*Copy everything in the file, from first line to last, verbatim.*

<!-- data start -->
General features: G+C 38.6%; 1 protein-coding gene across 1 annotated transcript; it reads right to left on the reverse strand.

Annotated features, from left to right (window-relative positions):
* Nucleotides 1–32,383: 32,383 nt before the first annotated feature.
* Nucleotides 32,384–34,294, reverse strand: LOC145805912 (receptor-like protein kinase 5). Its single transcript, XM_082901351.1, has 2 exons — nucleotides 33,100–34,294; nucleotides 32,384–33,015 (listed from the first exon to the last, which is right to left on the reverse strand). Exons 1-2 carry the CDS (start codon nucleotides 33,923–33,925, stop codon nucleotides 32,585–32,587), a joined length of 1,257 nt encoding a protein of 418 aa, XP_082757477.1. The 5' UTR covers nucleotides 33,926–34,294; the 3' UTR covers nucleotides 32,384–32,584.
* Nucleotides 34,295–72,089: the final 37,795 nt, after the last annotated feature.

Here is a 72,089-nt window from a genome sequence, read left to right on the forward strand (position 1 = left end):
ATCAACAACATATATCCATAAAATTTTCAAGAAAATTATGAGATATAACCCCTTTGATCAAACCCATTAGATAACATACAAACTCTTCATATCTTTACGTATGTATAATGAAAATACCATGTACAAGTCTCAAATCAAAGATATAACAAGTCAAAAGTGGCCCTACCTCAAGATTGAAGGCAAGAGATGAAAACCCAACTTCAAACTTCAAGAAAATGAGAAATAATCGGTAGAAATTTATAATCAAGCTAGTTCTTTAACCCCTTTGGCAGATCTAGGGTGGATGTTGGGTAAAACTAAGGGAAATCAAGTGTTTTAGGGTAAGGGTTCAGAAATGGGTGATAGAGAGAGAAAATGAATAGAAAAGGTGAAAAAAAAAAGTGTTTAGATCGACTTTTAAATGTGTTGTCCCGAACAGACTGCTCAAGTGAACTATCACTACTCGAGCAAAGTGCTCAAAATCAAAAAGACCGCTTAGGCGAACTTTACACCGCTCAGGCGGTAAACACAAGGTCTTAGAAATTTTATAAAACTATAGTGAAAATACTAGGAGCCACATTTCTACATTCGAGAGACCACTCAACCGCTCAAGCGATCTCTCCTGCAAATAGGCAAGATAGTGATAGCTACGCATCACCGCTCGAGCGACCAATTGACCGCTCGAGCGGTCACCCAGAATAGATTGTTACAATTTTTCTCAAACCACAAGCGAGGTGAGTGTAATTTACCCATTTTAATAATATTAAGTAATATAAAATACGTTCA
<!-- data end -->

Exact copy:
General features: G+C 38.6%; 1 protein-coding gene across 1 annotated transcript; it reads right to left on the reverse strand.

Annotated features, from left to right (window-relative positions):
* Nucleotides 1–32,383: 32,383 nt before the first annotated feature.
* Nucleotides 32,384–34,294, reverse strand: LOC145805912 (receptor-like protein kinase 5). Its single transcript, XM_082901351.1, has 2 exons — nucleotides 33,100–34,294; nucleotides 32,384–33,015 (listed from the first exon to the last, which is right to left on the reverse strand). Exons 1-2 carry the CDS (start codon nucleotides 33,923–33,925, stop codon nucleotides 32,585–32,587), a joined length of 1,257 nt encoding a protein of 418 aa, XP_082757477.1. The 5' UTR covers nucleotides 33,926–34,294; the 3' UTR covers nucleotides 32,384–32,584.
* Nucleotides 34,295–72,089: the final 37,795 nt, after the last annotated feature.

Here is a 72,089-nt window from a genome sequence, read left to right on the forward strand (position 1 = left end):
ATCAACAACATATATCCATAAAATTTTCAAGAAAATTATGAGATATAACCCCTTTGATCAAACCCATTAGATAACATACAAACTCTTCATATCTTTACGTATGTATAATGAAAATACCATGTACAAGTCTCAAATCAAAGATATAACAAGTCAAAAGTGGCCCTACCTCAAGATTGAAGGCAAGAGATGAAAACCCAACTTCAAACTTCAAGAAAATGAGAAATAATCGGTAGAAATTTATAATCAAGCTAGTTCTTTAACCCCTTTGGCAGATCTAGGGTGGATGTTGGGTAAAACTAAGGGAAATCAAGTGTTTTAGGGTAAGGGTTCAGAAATGGGTGATAGAGAGAGAAAATGAATAGAAAAGGTGAAAAAAAAAAGTGTTTAGATCGACTTTTAAATGTGTTGTCCCGAACAGACTGCTCAAGTGAACTATCACTACTCGAGCAAAGTGCTCAAAATCAAAAAGACCGCTTAGGCGAACTTTACACCGCTCAGGCGGTAAACACAAGGTCTTAGAAATTTTATAAAACTATAGTGAAAATACTAGGAGCCACATTTCTACATTCGAGAGACCACTCAACCGCTCAAGCGATCTCTCCTGCAAATAGGCAAGATAGTGATAGCTACGCATCACCGCTCGAGCGACCAATTGACCGCTCGAGCGGTCACCCAGAATAGATTGTTACAATTTTTCTCAAACCACAAGCGAGGTGAGTGTAATTTACCCATTTTAATAATATTAAGTAATATAAAATACGTTCA